What do bubbles, sound waves, and Michael J. Fox have in common?
I found the answer during a presentation at the Columbia University Medical Center. Amanda Buch, a Bridge to Ph.D. student in biomedical engineering and neuroscience at the university, revealed the common denominator in the Late Night Science talk, “Focused Ultrasound: How Sound Can Heal Your Brain.”
Buch explained that the biomedical and neuroscience labs she works in are focused on studying Alzheimer’s and Parkinson’s disease. The work of actor Michael J. Fox is one degree of separation away; besides being known for his role as Marty McFly in Back to the Future, Fox heads the Michael J. Fox Foundation for Parkinson’s Research. The actor was diagnosed with the disease at age 30 (the average age of onset for the disease is 60), and now his foundation is a source of funding for focused ultrasound research, including research at Columbia.
So that’s how Fox fits in the picture. How about sound waves?
It’s important to clarify that we’re not referencing the sound waves made by your favorite band. We’re referring to ultrasound (the type of sound that has high frequencies, short wave lengths, and is not audible to human ears). Ultrasound has a lot of uses—sonar for submarines, echolocation for bats, and imaging of unborn babies (maybe you’ve seen ultrasound images posted by excited parents on Facebook!).
Ultrasound has not traditionally been applied to brain research because skull thickness impedes wave transmission. Because of engineering advances, though, we are now able to deflect the waves appropriately through the intact skull and target specific areas in the brain. Focused ultrasound is now used in neurological research to treat essential tremor, Parkinson’s disease, brain tumors, epilepsy, and Alzheimer’s disease.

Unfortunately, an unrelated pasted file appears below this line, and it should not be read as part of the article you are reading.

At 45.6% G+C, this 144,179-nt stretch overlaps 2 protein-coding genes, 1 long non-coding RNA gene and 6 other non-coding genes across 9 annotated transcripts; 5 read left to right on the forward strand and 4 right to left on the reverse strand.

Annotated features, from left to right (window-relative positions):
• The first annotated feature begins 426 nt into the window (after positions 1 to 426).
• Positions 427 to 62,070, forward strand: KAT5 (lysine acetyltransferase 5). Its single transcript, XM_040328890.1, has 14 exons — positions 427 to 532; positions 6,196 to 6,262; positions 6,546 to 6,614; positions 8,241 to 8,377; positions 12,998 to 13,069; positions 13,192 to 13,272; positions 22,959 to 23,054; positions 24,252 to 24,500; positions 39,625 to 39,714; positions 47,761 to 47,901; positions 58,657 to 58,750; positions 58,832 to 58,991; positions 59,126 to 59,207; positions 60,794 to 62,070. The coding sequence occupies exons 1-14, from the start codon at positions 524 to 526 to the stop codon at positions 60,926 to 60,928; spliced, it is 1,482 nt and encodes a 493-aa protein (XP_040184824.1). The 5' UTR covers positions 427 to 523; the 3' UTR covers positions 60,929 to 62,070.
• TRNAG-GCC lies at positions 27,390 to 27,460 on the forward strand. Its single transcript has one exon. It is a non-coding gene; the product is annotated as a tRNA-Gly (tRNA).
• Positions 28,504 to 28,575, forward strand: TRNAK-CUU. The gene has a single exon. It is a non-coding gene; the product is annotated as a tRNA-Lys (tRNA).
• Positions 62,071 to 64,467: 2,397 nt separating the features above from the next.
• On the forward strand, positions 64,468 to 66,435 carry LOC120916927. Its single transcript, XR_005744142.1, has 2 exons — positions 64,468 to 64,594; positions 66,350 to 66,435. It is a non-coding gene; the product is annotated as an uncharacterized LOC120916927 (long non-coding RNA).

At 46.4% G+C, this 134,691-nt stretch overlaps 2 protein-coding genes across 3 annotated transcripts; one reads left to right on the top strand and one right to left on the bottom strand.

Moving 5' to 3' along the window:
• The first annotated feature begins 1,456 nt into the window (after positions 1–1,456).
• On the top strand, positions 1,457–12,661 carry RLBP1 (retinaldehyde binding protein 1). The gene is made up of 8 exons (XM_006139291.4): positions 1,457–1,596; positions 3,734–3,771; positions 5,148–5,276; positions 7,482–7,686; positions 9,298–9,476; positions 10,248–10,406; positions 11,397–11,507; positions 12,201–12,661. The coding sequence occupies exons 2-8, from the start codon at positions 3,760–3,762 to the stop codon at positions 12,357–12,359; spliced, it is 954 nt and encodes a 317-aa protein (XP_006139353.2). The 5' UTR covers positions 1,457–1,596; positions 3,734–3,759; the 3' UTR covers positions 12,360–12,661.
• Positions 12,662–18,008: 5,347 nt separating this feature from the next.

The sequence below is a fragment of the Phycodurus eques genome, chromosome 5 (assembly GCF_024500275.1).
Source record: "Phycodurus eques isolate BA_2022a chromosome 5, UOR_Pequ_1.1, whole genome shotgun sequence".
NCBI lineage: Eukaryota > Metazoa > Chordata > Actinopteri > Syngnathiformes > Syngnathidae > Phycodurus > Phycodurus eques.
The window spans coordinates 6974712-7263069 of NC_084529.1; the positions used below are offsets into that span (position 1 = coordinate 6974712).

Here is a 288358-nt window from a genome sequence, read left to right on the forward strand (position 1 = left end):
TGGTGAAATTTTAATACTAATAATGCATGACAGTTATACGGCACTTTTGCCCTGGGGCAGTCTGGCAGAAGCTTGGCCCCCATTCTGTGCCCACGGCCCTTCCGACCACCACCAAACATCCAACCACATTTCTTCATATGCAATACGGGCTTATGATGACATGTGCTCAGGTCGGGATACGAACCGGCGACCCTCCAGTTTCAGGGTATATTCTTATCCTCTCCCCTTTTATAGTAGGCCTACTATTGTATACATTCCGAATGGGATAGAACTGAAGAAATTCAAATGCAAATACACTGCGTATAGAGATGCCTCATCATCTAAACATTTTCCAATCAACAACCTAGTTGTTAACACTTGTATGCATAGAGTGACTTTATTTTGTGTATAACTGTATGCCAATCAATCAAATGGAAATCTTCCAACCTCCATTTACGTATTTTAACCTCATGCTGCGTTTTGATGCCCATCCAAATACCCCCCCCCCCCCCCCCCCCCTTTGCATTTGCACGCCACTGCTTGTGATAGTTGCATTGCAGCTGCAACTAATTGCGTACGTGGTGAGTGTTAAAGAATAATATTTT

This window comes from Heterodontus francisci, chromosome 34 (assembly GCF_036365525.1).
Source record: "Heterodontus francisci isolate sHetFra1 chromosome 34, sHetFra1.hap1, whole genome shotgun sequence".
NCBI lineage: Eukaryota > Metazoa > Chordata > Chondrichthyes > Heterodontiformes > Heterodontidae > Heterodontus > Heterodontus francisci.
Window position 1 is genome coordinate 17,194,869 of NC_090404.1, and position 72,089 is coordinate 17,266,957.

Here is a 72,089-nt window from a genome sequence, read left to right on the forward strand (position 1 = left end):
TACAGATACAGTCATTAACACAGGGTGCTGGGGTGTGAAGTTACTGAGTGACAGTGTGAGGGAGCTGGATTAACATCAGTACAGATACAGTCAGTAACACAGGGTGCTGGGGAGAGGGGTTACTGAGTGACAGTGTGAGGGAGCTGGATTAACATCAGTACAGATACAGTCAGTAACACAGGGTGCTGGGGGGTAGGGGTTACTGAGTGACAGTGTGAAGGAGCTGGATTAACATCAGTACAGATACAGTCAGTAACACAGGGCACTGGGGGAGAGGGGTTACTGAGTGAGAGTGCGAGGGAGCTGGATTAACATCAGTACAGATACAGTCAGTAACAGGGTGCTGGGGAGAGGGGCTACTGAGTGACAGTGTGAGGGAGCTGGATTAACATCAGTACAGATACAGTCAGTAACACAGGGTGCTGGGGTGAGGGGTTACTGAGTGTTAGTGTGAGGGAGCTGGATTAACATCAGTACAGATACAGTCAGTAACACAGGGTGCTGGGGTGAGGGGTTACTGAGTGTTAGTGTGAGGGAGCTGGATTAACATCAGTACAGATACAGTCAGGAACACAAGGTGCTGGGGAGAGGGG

What’s more, ultrasound is non-invasive and highly localized. What this means in practice is that treatment using focused ultrasound doesn’t require invasive brain surgery, or an expensive MRI machine. Rather, focused ultrasound uses an ultrasound transducer, much like the wand used to image a fetus in a woman’s womb. It is similarly non-invasive because it is simply placed on the skin.
But, what about the bubbles?
Focused ultrasound has three potential uses for healing our brains: 1) destroying damaged brain tissue, 2) controlling dysfunctional signaling, and 3) improving localized drug delivery. It’s this last one that Buch helped us delve into (and that uses bubbles).
Researchers have identified specific structures in the brain that are associated with Alzheimer’s and Parkinson’s, but have struggled to treat these areas in a localized way.
In this method of treatment, microbubbles are injected into the blood stream along with a chosen drug. The focused ultrasound is aimed specifically at a targeted area in the brain and, by making the bubbles vibrate at the same frequency as the ultrasound waves, the blood-brain-barrier is loosened by the bubbles bumping up against it. The therapeutic drug passes through the barrier and treats the specific area.
Buch is working in the labs of two principle investigators, Elisa Konofagou, Ph.D., and Vincent Ferrera, Ph.D. at Columbia University. Visit the Columbia University Neuroscience Outreach website for more scientific riddles and the opportunity to tour a lab.
– Betsy Grether